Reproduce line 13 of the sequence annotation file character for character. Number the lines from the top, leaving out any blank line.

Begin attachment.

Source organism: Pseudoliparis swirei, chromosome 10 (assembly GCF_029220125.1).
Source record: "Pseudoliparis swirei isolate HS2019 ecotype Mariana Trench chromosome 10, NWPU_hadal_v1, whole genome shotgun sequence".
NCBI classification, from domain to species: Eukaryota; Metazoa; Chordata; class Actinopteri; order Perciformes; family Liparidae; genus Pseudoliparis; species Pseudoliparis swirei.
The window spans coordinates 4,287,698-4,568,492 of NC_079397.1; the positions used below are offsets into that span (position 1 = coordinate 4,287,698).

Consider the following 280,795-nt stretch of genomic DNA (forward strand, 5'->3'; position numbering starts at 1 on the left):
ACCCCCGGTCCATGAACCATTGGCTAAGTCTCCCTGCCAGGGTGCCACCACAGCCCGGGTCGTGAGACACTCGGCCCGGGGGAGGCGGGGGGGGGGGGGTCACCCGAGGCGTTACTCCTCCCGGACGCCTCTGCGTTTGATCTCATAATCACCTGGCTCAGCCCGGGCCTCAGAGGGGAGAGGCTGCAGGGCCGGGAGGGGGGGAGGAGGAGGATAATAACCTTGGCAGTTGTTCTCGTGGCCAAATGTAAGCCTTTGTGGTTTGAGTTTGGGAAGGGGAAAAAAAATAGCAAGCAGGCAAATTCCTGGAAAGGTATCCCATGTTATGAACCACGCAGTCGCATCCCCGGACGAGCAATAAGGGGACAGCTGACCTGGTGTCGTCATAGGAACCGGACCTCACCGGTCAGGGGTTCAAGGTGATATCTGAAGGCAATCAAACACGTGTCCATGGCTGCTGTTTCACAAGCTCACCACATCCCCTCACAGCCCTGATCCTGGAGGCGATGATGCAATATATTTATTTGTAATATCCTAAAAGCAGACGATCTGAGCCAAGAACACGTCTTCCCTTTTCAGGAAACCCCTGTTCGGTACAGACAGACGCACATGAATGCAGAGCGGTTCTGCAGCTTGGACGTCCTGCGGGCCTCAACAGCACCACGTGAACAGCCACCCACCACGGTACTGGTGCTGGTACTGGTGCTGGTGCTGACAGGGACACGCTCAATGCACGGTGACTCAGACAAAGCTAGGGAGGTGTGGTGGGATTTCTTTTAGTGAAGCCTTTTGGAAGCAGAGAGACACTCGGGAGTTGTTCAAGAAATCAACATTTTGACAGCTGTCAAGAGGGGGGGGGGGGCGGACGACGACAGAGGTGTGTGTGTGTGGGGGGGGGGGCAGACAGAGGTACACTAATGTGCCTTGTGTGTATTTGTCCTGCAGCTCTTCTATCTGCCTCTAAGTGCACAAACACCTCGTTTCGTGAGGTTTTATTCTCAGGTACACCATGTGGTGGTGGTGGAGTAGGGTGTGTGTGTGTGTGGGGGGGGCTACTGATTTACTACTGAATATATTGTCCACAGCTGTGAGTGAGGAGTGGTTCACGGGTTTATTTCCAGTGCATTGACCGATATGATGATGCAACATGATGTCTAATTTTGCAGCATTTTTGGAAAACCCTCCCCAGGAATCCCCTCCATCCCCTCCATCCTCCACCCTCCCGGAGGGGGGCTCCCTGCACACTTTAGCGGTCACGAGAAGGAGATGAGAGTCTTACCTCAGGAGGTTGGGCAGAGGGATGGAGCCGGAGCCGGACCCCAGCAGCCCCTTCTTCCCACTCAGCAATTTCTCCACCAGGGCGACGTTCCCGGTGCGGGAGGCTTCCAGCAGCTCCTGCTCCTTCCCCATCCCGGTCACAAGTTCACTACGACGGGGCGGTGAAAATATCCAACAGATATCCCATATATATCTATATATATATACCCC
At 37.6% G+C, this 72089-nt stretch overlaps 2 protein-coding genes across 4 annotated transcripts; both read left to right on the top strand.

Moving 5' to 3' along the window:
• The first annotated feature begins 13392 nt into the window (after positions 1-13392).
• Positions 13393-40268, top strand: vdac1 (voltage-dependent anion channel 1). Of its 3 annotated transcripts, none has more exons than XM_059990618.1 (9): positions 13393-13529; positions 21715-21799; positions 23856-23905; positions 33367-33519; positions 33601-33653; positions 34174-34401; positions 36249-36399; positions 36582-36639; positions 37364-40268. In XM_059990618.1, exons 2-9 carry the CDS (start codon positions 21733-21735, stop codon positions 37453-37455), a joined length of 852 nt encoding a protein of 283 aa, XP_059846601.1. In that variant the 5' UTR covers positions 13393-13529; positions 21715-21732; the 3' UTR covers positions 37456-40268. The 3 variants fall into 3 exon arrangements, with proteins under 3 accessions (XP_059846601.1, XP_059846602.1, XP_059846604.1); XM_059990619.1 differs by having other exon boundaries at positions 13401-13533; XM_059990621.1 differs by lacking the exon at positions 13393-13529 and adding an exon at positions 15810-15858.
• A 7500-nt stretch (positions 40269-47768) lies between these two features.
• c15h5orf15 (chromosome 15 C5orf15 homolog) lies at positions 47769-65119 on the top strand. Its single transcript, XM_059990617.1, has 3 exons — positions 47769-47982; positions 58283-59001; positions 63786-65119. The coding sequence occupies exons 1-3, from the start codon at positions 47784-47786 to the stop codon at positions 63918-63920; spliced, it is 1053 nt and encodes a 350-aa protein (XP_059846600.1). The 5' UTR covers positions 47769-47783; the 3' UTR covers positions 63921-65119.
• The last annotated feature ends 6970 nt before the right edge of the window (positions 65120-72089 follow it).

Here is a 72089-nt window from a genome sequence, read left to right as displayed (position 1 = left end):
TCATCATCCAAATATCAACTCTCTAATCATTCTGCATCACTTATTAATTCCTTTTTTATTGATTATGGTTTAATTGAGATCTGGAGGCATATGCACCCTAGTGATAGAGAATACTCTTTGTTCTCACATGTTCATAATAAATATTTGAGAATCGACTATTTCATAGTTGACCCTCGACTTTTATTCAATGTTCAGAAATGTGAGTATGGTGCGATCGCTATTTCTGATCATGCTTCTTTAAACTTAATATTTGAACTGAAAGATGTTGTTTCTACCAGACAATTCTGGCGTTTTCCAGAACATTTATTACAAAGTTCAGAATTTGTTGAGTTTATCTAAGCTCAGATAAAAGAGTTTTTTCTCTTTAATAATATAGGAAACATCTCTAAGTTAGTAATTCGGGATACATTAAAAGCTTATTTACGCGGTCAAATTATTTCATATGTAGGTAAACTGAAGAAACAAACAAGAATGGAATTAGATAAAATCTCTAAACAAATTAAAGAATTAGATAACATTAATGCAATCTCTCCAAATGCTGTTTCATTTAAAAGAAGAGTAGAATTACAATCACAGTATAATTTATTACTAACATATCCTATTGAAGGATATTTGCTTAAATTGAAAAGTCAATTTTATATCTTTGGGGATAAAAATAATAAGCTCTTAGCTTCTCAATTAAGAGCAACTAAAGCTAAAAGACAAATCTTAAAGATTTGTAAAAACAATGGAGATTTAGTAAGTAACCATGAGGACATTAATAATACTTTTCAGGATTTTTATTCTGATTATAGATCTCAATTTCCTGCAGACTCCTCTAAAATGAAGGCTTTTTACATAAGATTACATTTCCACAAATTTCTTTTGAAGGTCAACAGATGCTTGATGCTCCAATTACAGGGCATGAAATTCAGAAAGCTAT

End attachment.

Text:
• The last annotated feature ends 6970 nt before the right edge of the window (positions 65120-72089 follow it).